The majority of healthcare facilities in the United States require federal Medicare/Medicaid funds to make ends meet financially. To receive those funds, the organizations must meet the requirements of the Centers for Medicare & Medicaid Services, commonly known as CMS. These requirements are federal laws, located in the Code of Federal Regulations, and apply to all aspects of healthcare delivery. Only a small portion of the requirements pertain to life safety, but the life safety requirements must be met to receive federal funding. CMS uses many other entities to help audit a healthcare facility, ranging from state fire marshals or departments of health to deemed status authorities such as The Joint Commission (TJC), Det Norske Veritas (DNV), Healthcare Facilities Accreditation Program (HFAP), and others. Each of these entities may apply the requirements a bit differently, making compliance that much more difficult. The requirements are not absolute and can be applied in many ways to meet compliance. This just muddies the waters of compliance since the application of requirements is facility-specific. What worked for the last facility you worked in may not work in the one you’re currently responsible for.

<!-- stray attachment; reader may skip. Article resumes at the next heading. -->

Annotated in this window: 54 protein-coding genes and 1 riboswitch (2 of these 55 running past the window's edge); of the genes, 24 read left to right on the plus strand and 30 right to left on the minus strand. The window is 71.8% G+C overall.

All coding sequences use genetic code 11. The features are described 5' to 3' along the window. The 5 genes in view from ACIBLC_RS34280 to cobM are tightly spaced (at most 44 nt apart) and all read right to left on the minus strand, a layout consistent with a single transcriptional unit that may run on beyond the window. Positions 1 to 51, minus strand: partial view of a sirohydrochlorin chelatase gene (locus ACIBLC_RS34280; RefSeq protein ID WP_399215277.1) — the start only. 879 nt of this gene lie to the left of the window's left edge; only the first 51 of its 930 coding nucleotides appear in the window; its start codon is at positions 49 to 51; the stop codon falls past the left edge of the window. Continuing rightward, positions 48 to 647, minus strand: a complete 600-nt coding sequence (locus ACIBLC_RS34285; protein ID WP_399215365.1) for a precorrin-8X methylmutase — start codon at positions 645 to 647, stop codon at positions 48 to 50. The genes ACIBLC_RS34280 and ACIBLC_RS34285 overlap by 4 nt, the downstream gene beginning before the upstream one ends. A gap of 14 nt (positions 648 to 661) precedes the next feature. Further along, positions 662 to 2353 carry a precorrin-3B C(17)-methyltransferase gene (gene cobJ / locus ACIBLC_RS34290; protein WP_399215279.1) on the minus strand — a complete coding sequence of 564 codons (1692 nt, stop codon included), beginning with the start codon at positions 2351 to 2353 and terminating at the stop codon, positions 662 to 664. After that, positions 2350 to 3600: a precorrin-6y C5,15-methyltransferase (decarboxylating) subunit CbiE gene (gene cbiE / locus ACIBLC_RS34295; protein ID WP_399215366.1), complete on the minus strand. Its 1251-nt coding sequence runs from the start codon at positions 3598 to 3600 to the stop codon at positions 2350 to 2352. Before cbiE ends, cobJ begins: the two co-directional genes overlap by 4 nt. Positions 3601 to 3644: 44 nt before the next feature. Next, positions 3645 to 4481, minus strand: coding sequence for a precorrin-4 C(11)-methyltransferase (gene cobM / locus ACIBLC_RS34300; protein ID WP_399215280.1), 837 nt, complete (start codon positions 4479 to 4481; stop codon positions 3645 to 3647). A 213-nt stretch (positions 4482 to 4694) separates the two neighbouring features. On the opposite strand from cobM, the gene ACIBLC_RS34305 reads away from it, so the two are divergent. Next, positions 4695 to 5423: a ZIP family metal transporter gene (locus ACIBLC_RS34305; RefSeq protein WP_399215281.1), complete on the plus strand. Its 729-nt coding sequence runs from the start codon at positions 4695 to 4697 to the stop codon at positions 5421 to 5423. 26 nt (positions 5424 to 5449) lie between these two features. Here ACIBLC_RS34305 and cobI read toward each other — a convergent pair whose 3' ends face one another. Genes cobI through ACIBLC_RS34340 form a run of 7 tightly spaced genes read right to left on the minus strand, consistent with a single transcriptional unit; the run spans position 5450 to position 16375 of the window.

How To Maintain Life Safety Compliance in Healthcare Facilities
3 Critical Steps To Healthcare Life Safety Compliance
Federal Requirements Tie Reimbursements To Life Safety Compliance